Q:        What are the limitations on outdoor gatherings with vaccination certificates / negative COVID tests?
A:        Regulation 16B(5) of the Amendments limits attendance at outdoor gatherings to 50% of the venue’s capacity, but requires that proof of vaccination (of at least one dose) or negative COVID test (less than 72 hours old) be provided as an entry requirement.

E.g. if your church is meeting on a field that can hold 5000 people maximum, you are allowed to have 2500 people, but because this is more than 2000 people, you will need to require every attendee to show either a vaccination certificate or a negative COVID test certificate before they are allowed onto the field.

Q:        Is there a closing time for churches?
A:        No. Neither the Existing Regulations, nor the Amendments institute a closing time and/or curfew.

Q:        What can happen if we exceed the maximum number of people allowed?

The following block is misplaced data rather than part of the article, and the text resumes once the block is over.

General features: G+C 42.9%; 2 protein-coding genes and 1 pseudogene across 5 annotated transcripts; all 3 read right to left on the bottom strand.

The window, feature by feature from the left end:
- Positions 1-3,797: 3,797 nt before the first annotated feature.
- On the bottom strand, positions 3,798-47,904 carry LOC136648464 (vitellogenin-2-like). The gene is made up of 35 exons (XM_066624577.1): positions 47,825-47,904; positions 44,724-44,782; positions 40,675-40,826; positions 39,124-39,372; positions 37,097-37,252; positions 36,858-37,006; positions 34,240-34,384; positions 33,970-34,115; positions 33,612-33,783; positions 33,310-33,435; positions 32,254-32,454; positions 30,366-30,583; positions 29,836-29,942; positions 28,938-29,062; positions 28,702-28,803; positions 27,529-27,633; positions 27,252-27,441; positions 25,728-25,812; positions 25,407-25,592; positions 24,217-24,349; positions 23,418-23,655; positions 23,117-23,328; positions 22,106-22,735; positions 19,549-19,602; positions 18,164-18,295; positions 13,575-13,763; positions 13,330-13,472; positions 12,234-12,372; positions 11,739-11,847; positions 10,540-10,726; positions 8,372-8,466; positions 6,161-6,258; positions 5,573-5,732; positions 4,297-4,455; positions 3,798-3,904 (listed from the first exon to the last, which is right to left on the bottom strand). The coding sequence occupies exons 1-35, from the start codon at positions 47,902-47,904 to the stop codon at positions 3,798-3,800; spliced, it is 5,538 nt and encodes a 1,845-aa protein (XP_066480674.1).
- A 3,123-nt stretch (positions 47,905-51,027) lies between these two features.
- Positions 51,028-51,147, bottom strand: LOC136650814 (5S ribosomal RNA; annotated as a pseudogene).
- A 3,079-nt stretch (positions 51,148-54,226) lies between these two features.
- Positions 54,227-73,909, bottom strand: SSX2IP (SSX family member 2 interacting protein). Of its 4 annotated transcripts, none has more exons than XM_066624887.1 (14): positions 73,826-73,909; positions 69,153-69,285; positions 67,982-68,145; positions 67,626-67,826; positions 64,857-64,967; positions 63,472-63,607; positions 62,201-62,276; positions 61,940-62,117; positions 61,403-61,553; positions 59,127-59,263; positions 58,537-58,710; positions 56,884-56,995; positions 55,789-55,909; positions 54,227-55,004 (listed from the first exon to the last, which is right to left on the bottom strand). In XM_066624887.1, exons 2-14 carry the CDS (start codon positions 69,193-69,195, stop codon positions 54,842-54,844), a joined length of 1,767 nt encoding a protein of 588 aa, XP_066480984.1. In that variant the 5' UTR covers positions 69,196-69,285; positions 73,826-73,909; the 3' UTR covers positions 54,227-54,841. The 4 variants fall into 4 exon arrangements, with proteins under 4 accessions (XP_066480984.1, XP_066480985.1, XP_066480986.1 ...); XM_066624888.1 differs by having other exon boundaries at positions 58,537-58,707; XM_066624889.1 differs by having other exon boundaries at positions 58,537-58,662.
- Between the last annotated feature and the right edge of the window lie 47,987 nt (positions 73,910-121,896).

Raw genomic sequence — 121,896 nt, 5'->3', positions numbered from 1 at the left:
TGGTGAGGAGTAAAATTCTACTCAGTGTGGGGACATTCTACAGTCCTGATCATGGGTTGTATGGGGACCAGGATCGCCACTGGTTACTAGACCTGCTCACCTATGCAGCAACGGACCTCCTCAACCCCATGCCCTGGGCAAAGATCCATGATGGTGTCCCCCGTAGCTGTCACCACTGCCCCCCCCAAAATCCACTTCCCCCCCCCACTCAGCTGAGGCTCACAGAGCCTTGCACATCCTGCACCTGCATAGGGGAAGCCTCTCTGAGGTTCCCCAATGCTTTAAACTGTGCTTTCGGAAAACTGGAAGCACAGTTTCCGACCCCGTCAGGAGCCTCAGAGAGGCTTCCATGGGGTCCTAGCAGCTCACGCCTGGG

A:        Importantly, Regulation 20 of the Existing Regulations makes failing to abide by the Regulations a  criminal offence.  If you are convicted, you can be sentenced to an unspecified fine and/or up to 10 years in jail.

Q:        Do we need to display an occupancy certificate?
A:        Yes. In terms of Regulation 16B(7) of the Amendments the owner or operator of any facility (whether indoor or outdoor) where gatherings are held, must display an occupancy certificate.  This certificate must set out the maximum number of persons the facility may hold.

Importantly, in terms of Regulation 20 of the Existing Regulations, should you fail to display the occupancy certificate, you commit a criminal offence.  If you are convicted, you can be sentenced to an unspecified fine and/or up to 10 years in jail.

Q:        What does the “certificate of occupancy” that is to be displayed (in terms of Regulation 16B(7) of the Amendments) refer to
A:         Although the Amendments are not very clear with regard to “certificate of occupancy”, it is likely that what is meant is the template COVID-19 Occupancy Compliance Certificate on the SA Government website that was used during the State of Disaster. It appears to be a simple matter of churches and religious organisations completing this template certificate and displaying it at their venue.

Q:        Must we screen people and keep a record?
A:       Neither the Existing Regulations nor the Amendments require that churches screen people and/or keep a record.

 END.